BUTCHERS are seeing a rise in trade in the wake of the horsemeat scandal.

Shopkeepers in Bolton say customers who previously went to supermarkets are turning to independent butchers for reassurance and to learn more about the meat they eat.

The horsemeat scandal has exposed some meat supply chains spanning six European countries and sometimes involving eight different firms.

Greg Hull, owner of Fraser’s Butchers in Rishton Lane, Great Lever, said sales of fresh beef, lamb and pork and prepared minced beef meals — including lasagne, bolognese and burgers — had risen by up to 22 per cent.

Mr Hull, aged 52, said: “We are a member of the Q-Guild, an association of master butchers, and all our meat is fully traceable.

“We know where every single animal has come from and we deal with farmers personally.

We know that our carcasses really are pigs, lambs and cattle.

There are no horses slipped in.”

He said the two abattoirs that the shop uses are in Shaw, near Oldham, and John Penny and Sons in Rawdon, near Leeds.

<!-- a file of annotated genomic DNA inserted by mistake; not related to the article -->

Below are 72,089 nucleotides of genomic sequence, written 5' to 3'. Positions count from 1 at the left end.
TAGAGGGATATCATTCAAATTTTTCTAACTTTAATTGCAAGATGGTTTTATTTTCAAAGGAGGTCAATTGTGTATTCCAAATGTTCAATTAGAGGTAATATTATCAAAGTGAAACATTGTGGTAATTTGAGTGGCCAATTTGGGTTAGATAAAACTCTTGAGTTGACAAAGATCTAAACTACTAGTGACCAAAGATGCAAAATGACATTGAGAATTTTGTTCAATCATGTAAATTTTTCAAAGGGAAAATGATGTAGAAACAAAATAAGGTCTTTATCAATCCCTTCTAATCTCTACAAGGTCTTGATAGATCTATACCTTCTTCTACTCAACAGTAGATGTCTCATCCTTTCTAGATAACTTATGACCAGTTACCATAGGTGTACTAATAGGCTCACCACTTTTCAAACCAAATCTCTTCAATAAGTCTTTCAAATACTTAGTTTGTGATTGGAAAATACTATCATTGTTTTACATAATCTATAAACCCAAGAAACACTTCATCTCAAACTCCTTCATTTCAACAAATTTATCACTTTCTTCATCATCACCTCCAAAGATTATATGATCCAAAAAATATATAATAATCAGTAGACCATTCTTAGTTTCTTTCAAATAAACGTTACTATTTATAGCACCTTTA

He added: “We’re here to run a business, but not at any expense. We have no shareholders.

I’d stand on the highest building to shout that our meat is fully traceable.

“We used to be supplied by a beef farmer in the Shetlands but it went out of business because the supermarkets kept forcing the prices down.

“People should really use their local greengrocers, fishmongers and butchers.”

Blackrod butcher Jamie McRobb said sales had risen at his shop too.

The 21-year-old took over the business, which employs three staff, 18 months ago. He said: “We’ve seen a lot of people who used to go to supermarkets coming back to the butcher.

“Our meat is local or from farms as close as we can get.

Beef comes from an Aberdeen Angus herd behind the shop reared by Richard Ashworth.

“Lamb and pork is also local, from Westhoughton, and our homemade sausages and bacon are made with the same meat.

We use the Blacklidge slaughterhouse in Wigan. We know everyone in the supply chain.”

Joseph Carr, manager of Carrs Pasties in Bolton, which makes pasties and meat pies, said: “All our beef comes from local farms and we then mince it ourselves here. We only use the best beef possible and nothing is processed. We know it’s beef and nothing else.

“We also supply pasties to local schools and people can be sure that our meat comes from local farms. We only use the best ingredients.”

Sandra Ogden, head of retail operations at Lostock-based baker Greenhalghs, added: “We would like to assure customers all the meat used in our products is from approved suppliers who have been through a rigorous supplier approval process.”